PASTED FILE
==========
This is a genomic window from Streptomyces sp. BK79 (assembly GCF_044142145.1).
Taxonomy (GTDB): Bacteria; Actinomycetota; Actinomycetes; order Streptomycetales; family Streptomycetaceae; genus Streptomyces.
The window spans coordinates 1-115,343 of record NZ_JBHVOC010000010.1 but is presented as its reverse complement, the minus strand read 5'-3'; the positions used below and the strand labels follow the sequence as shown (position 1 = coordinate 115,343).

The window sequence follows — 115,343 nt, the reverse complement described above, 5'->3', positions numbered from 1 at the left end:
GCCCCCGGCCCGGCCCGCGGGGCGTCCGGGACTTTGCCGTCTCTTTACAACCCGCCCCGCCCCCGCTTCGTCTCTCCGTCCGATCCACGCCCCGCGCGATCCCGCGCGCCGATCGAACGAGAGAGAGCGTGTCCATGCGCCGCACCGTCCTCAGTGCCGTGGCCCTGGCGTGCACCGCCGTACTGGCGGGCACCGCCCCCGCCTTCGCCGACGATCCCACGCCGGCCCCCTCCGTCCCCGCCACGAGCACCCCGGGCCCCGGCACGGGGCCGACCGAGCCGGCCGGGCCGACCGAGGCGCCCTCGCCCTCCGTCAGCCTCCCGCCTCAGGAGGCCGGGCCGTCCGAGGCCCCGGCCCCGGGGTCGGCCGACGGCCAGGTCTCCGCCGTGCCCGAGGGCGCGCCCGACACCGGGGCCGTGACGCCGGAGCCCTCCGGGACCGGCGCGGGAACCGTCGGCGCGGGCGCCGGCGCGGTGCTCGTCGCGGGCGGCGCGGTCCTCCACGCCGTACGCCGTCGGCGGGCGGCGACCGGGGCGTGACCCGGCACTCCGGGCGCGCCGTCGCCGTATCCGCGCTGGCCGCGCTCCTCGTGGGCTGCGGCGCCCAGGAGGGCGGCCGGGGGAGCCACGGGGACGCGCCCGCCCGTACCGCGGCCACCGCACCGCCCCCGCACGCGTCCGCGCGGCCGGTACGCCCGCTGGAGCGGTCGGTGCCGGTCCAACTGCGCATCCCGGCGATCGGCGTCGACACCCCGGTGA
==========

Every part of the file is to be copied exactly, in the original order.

This is a genomic window from Streptomyces sp. BK79 (assembly GCF_044142145.1).
Taxonomy (GTDB): Bacteria; Actinomycetota; Actinomycetes; order Streptomycetales; family Streptomycetaceae; genus Streptomyces.
The window spans coordinates 1-115,343 of record NZ_JBHVOC010000010.1 but is presented as its reverse complement, the minus strand read 5'-3'; the positions used below and the strand labels follow the sequence as shown (position 1 = coordinate 115,343).

The window sequence follows — 115,343 nt, the reverse complement described above, 5'->3', positions numbered from 1 at the left end:
GCCCCCGGCCCGGCCCGCGGGGCGTCCGGGACTTTGCCGTCTCTTTACAACCCGCCCCGCCCCCGCTTCGTCTCTCCGTCCGATCCACGCCCCGCGCGATCCCGCGCGCCGATCGAACGAGAGAGAGCGTGTCCATGCGCCGCACCGTCCTCAGTGCCGTGGCCCTGGCGTGCACCGCCGTACTGGCGGGCACCGCCCCCGCCTTCGCCGACGATCCCACGCCGGCCCCCTCCGTCCCCGCCACGAGCACCCCGGGCCCCGGCACGGGGCCGACCGAGCCGGCCGGGCCGACCGAGGCGCCCTCGCCCTCCGTCAGCCTCCCGCCTCAGGAGGCCGGGCCGTCCGAGGCCCCGGCCCCGGGGTCGGCCGACGGCCAGGTCTCCGCCGTGCCCGAGGGCGCGCCCGACACCGGGGCCGTGACGCCGGAGCCCTCCGGGACCGGCGCGGGAACCGTCGGCGCGGGCGCCGGCGCGGTGCTCGTCGCGGGCGGCGCGGTCCTCCACGCCGTACGCCGTCGGCGGGCGGCGACCGGGGCGTGACCCGGCACTCCGGGCGCGCCGTCGCCGTATCCGCGCTGGCCGCGCTCCTCGTGGGCTGCGGCGCCCAGGAGGGCGGCCGGGGGAGCCACGGGGACGCGCCCGCCCGTACCGCGGCCACCGCACCGCCCCCGCACGCGTCCGCGCGGCCGGTACGCCCGCTGGAGCGGTCGGTGCCGGTCCAACTGCGCATCCCGGCGATCGGCGTCGACACCCCGGTGA